I describe myself as a follower of caution.
Caution is good. There is such a thing as too much caution. But do you think you are too cautious?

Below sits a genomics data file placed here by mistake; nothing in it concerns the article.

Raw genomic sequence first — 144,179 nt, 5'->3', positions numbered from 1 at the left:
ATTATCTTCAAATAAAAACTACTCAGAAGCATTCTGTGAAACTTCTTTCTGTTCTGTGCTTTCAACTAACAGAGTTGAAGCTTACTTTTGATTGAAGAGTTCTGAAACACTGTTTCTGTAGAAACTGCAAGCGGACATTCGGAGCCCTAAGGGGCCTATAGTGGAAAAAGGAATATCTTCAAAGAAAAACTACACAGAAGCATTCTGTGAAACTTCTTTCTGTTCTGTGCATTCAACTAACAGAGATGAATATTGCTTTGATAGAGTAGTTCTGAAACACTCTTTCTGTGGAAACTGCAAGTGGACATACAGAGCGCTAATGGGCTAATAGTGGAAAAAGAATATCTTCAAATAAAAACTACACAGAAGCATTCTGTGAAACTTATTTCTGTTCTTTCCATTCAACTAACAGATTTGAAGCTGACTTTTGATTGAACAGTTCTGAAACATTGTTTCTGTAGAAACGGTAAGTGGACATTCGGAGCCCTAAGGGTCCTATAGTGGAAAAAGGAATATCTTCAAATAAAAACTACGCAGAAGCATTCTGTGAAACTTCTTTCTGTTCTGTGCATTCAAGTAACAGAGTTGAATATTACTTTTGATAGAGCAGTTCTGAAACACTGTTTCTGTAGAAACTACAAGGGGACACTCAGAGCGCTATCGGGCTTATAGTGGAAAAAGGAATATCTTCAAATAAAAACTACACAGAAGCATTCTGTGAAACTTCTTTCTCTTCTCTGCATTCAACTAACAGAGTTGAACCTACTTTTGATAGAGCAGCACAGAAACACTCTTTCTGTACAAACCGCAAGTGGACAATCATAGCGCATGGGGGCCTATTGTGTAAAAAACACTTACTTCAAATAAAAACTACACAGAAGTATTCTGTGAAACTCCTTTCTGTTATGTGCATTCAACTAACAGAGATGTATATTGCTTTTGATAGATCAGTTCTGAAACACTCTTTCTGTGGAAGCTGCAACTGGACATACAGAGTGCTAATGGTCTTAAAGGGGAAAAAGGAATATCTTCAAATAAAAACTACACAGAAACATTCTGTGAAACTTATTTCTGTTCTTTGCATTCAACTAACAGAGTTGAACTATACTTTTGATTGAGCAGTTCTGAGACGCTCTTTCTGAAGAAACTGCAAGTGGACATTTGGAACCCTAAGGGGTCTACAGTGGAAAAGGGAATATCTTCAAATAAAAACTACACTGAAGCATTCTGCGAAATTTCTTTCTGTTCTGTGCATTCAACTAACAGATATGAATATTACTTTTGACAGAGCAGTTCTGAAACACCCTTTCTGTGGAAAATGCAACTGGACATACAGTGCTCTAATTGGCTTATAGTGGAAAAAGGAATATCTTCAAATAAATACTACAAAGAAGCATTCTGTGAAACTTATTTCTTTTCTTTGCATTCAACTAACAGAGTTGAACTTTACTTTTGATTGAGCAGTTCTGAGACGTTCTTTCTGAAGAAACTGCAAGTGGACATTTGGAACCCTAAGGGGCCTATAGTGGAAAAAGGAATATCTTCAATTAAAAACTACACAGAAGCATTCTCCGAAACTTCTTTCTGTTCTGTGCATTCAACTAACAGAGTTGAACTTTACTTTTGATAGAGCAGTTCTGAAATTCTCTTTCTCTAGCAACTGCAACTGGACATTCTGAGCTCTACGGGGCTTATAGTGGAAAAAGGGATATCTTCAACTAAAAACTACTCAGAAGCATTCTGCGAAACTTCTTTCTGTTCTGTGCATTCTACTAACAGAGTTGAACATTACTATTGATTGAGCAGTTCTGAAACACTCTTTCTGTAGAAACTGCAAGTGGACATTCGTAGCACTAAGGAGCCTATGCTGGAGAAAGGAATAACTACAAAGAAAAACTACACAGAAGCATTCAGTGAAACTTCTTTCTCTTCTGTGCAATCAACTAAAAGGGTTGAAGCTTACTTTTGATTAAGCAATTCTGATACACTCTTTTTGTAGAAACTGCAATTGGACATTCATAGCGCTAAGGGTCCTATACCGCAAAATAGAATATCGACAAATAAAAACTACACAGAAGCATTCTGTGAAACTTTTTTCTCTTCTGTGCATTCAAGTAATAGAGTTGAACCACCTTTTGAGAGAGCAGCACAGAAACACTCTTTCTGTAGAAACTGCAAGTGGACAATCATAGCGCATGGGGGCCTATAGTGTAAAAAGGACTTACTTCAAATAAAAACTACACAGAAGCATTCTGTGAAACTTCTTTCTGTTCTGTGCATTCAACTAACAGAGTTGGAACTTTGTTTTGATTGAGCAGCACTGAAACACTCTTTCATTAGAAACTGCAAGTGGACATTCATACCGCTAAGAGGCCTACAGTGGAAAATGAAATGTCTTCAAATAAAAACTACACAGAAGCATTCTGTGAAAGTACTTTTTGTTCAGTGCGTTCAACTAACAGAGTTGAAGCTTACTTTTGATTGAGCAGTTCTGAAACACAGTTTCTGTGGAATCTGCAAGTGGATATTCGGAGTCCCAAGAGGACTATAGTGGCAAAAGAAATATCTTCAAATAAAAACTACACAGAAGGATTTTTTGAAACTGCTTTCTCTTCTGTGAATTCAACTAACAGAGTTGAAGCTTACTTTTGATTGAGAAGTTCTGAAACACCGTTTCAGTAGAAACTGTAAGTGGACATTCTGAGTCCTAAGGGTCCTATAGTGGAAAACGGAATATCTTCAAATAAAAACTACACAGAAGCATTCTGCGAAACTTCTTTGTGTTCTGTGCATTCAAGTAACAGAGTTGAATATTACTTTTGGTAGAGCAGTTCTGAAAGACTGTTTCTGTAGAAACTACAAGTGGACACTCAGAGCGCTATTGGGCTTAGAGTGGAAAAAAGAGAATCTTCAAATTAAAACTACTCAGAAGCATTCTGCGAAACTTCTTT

Matthew 25:14 “For it will be as when a man going on a journey called his servants and entrusted to them his property; 15 to one he gave five talents, to another two, to another one, to each according to his ability. Then he went away. 16 He who had received the five talents went at once and traded with them; and he made five talents more. 17 So also, he who had the two talents made two talents more. 18 But he who had received the one talent went and dug in the ground and hid his master’s money. 19 Now after a long time the master of those servants came and settled accounts with them. 20 And he who had received the five talents came forward, bringing five talents more, saying, ‘Master, you delivered to me five talents; here I have made five talents more.’ 21 His master said to him, ‘Well done, good and faithful servant; you have been faithful over a little, I will set you over much; enter into the joy of your master.’ 22 And he also who had the two talents came forward, saying, ‘Master, you delivered to me two talents; here I have made two talents more.’ 23 His master said to him, ‘Well done, good and faithful servant; you have been faithful over a little, I will set you over much; enter into the joy of your master.’ 24 He also who had received the one talent came forward, saying, ‘Master, I knew you to be a hard man, reaping where you did not sow, and gathering where you did not winnow; 25 so I was afraid, and I went and hid your talent in the ground. Here you have what is yours.’ 26 But his master answered him, ‘You wicked and slothful servant! You knew that I reap where I have not sowed, and gather where I have not winnowed? 27 Then you ought to have invested my money with the bankers, and at my coming I should have received what was my own with interest. 28 So take the talent from him, and give it to him who has the ten talents. 29 For to every one who has will more be given, and he will have abundance; but from him who has not, even what he has will be taken away. 30 And cast the worthless servant into the outer darkness; there men will weep and gnash their teeth.’